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The boards of the Rancho Murieta Association and the Community Services District set goals in January. But unlike the RMA’s goals to move forward with remodeling the North Gate and improve the cable system, the CSD’s goals won’t be achieved this year. Instead, the CSD is looking at developing a five-year financial plan that takes into account aging infrastructure, a state mandate to reduce water usage, and regulatory requirements that increase the district’s reporting and compliance responsibilities for sewer maintenance and storm drainage.

“What I see us struggling with this year and even the next five years is the economy and its impact,” said General Manager Ed Crouse at the Jan. 22 board workshop.

According to Crouse, there are two things that will affect CSD rates. One is aging infrastructure and its effect on the district’s annual maintenance costs and reserve contributions. The other is the 20 percent reduction in water use the state has mandated by 2020. “There’s going to be increased costs to comply (with the mandate),” Crouse said. “You’re probably going to need a conservation coordinator , you’re going to have to have incentives, you going to have to have public education outreach. But, at the same time, as you conserve more water, you’re going to lose revenue. So it’s a double whammy.”

A third issue is, “There’s going to be no new development, as far as we can tell, at least until five years,” Crouse said. He added that every CSD department is concerned about budget impacts, “short-term and long-term.”

The CSD provides sewer, water, drainage, security and garbage collection services for the community at an average monthly cost of $137 for residential users.

“What I’d like to see, and I know you proposed earlier, Ed, that we need to get to the point where we’re doing a 2 to 3 percent rate increase consistently rather than what we had to do two years after we had zero, zero, zero (rate increases), and bump it 18 percent,” said President Bobbi Belton. 

The 2008-2009 budget increased the average monthly cost for a residential rate payer 18.8 percent. At the time, the board reduced an anticipated 20.5 percent "worst case" increase by deciding to reimburse $600,000 in reserves over a 10-year period instead of five years. The CSD used the reserve funds to meet the requirements of a cease and desist order a regulatory agency issued in 2006. The 2008-2009 budget also restored the full contribution for water and sewer replacement reserves, which  had been cut to 50 percent during the two years the state diverted 80 percent of the district's share of property taxes. The 2009-2010 budget increased rates less than 1 percent despite a drop in the district’s property tax revenue.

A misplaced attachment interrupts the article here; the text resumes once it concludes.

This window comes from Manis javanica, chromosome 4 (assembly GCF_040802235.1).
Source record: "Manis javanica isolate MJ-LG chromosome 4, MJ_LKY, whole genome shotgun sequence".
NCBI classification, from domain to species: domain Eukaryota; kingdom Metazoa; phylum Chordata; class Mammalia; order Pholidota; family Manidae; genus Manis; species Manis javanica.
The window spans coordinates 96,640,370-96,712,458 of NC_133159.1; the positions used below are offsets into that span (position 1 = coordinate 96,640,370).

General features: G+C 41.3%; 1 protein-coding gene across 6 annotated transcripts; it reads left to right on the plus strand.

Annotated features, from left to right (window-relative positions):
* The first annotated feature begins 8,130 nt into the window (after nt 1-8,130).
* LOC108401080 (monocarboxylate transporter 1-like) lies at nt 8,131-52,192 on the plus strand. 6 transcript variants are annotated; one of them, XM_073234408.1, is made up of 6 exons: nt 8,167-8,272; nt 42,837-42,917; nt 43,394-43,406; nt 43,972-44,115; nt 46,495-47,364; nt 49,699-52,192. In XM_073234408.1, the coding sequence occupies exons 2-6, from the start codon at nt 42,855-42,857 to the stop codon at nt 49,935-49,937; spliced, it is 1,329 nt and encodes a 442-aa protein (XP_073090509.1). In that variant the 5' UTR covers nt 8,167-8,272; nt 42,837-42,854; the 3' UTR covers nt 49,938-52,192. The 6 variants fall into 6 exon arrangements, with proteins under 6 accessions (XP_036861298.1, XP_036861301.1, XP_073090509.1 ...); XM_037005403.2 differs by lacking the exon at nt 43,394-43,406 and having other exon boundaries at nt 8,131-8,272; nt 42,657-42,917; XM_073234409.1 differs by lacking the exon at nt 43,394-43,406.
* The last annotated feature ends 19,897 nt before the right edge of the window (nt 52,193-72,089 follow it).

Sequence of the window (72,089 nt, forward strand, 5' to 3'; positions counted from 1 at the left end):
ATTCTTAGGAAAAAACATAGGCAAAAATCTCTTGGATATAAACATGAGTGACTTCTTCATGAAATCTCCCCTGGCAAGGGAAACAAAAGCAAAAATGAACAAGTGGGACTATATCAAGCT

The workshop started with a look back at what the district accomplished in 2009. Paul Siebensohn, director of field operations, reported on numerous repairs and improvements that were made on the wastewater and water treatment side of operations.

Crouse pointed out Siebensohn’s department completed about 36 major projects in the past year, many of which were done in-house by staff at a considerable cost savings.

Siebensohn characterized the work as falling into two categories -- general maintenance and “abnormal maintenance” due to aging infrastructure. He said an effort was made to absorb the infrastructure repairs in the operating budget.

The district also took steps to improve oversight of its systems through continuous, online monitoring and computerization at a cost of about $10,000, he said.

The projects and goals Siebensohn outlined for 2010 include electrical replacements and upgrades at the water and wastewater treatment plants, which he cited as examples of aging infrastructure.

Siebensohn said he is looking at the need for an additional utility operator so the department can meet increased state compliance and reporting requirements for a  newly implemented sewer management plan and municipal storm system permit, and still continue to perform maintenance and repair projects in-house.

Siebensohn referred to increases in annual permitting costs charged by regulatory agencies as another budget concern. The cost of annual dam inspections performed by the Department of Safety of Dams was about $32,000 in 2009, he said, and it’s expected to go up 8 percent this year.  Referring to steep increases in inspection and permit fees in recent years, Director Dick Taylor remarked, “I can remember when it was $3,200.”

“We’re going to face a lot of pressure on the revenue side and the expense side,” Crouse said. “So we’re going to try over the next year or two to develop long-term forecasts so that we can address it.”

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